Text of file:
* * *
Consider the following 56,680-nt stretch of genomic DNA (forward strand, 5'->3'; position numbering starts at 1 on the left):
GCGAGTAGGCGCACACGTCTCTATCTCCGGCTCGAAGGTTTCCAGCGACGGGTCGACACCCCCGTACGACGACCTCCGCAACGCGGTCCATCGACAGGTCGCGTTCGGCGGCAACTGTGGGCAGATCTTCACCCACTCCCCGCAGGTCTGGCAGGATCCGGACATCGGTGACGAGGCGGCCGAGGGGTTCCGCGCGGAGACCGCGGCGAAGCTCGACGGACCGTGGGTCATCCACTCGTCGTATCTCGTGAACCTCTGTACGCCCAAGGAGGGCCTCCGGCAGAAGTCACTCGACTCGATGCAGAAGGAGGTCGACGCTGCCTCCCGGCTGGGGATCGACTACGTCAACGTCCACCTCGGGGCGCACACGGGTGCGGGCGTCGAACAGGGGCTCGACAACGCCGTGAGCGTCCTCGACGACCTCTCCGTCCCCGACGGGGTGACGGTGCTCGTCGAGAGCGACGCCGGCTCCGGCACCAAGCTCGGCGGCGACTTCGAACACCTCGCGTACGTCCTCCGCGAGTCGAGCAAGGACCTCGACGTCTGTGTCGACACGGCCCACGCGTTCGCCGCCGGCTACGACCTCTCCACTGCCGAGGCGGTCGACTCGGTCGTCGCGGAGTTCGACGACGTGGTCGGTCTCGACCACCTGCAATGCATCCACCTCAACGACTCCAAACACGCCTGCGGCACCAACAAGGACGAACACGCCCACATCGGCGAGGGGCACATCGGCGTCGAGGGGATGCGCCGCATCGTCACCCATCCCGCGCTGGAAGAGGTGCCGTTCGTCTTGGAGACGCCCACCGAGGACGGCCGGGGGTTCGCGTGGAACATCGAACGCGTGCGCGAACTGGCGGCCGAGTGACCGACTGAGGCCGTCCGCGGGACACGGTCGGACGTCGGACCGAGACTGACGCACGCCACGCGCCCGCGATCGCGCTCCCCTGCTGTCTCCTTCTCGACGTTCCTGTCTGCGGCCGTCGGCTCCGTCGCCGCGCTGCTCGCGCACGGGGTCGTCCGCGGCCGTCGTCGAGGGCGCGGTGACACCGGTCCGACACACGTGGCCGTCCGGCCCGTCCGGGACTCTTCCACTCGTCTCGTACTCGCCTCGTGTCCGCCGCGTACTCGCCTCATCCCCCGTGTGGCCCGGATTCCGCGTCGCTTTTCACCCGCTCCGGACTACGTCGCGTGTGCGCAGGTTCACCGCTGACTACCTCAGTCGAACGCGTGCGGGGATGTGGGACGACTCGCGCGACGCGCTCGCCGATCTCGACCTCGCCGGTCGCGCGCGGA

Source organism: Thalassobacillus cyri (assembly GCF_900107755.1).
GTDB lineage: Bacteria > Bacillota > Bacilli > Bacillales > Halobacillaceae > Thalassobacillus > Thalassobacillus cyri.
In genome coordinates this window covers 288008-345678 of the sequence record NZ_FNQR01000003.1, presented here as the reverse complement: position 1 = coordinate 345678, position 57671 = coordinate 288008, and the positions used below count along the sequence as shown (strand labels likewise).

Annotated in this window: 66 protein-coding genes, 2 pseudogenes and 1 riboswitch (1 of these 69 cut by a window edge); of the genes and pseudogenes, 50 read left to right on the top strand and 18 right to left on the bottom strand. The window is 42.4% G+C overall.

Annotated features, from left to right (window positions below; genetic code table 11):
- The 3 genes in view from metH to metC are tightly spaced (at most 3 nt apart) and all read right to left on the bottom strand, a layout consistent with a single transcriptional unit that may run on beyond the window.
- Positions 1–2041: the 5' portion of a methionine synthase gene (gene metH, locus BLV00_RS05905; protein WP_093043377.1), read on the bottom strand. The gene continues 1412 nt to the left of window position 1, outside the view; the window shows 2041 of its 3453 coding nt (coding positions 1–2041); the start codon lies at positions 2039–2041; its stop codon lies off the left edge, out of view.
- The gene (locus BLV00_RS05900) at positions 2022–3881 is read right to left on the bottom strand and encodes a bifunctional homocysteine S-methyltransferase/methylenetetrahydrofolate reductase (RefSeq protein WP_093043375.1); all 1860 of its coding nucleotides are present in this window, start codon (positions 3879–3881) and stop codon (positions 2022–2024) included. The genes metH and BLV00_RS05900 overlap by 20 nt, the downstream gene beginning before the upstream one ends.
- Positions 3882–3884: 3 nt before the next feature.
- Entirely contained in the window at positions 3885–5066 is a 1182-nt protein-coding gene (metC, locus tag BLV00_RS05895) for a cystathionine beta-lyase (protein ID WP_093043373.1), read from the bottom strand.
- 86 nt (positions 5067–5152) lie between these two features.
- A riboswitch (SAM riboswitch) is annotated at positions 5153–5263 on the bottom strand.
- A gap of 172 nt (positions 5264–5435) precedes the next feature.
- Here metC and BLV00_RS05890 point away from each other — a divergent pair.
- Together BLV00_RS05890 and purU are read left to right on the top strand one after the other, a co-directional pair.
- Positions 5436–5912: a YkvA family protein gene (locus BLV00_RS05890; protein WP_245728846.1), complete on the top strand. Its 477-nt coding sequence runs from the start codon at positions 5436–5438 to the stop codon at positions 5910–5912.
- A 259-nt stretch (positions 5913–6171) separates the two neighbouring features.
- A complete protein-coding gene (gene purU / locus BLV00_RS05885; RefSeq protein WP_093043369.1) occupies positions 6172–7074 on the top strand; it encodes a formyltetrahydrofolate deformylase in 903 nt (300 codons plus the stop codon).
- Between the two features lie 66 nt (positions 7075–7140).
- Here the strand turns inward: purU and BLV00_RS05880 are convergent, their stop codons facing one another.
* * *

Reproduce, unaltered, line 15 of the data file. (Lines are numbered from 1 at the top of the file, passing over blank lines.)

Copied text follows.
- A gap of 172 nt (positions 5264–5435) precedes the next feature.